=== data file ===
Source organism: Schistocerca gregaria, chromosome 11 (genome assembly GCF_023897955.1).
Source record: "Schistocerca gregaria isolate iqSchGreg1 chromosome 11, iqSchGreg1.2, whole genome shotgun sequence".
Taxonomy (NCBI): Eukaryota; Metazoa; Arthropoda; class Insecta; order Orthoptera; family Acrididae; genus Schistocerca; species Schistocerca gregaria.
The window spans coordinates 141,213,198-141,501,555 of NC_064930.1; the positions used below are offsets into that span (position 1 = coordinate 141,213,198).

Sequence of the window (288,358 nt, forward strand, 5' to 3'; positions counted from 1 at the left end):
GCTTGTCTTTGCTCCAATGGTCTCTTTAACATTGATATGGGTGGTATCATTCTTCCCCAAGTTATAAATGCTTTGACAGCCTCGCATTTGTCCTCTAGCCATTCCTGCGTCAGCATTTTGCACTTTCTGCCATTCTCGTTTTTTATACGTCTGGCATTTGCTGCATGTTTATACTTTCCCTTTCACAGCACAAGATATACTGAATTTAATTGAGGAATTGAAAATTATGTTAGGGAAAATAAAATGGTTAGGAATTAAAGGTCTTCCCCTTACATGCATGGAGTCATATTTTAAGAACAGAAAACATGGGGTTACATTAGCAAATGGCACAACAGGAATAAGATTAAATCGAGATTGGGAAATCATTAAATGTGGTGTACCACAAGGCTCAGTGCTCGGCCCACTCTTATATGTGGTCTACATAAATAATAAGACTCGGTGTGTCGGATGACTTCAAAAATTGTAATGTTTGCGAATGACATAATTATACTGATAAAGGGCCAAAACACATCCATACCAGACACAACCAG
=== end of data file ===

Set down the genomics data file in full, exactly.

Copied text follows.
Source organism: Schistocerca gregaria, chromosome 11 (genome assembly GCF_023897955.1).
Source record: "Schistocerca gregaria isolate iqSchGreg1 chromosome 11, iqSchGreg1.2, whole genome shotgun sequence".
Taxonomy (NCBI): Eukaryota; Metazoa; Arthropoda; class Insecta; order Orthoptera; family Acrididae; genus Schistocerca; species Schistocerca gregaria.
The window spans coordinates 141,213,198-141,501,555 of NC_064930.1; the positions used below are offsets into that span (position 1 = coordinate 141,213,198).

Sequence of the window (288,358 nt, forward strand, 5' to 3'; positions counted from 1 at the left end):
GCTTGTCTTTGCTCCAATGGTCTCTTTAACATTGATATGGGTGGTATCATTCTTCCCCAAGTTATAAATGCTTTGACAGCCTCGCATTTGTCCTCTAGCCATTCCTGCGTCAGCATTTTGCACTTTCTGCCATTCTCGTTTTTTATACGTCTGGCATTTGCTGCATGTTTATACTTTCCCTTTCACAGCACAAGATATACTGAATTTAATTGAGGAATTGAAAATTATGTTAGGGAAAATAAAATGGTTAGGAATTAAAGGTCTTCCCCTTACATGCATGGAGTCATATTTTAAGAACAGAAAACATGGGGTTACATTAGCAAATGGCACAACAGGAATAAGATTAAATCGAGATTGGGAAATCATTAAATGTGGTGTACCACAAGGCTCAGTGCTCGGCCCACTCTTATATGTGGTCTACATAAATAATAAGACTCGGTGTGTCGGATGACTTCAAAAATTGTAATGTTTGCGAATGACATAATTATACTGATAAAGGGCCAAAACACATCCATACCAGACACAACCAG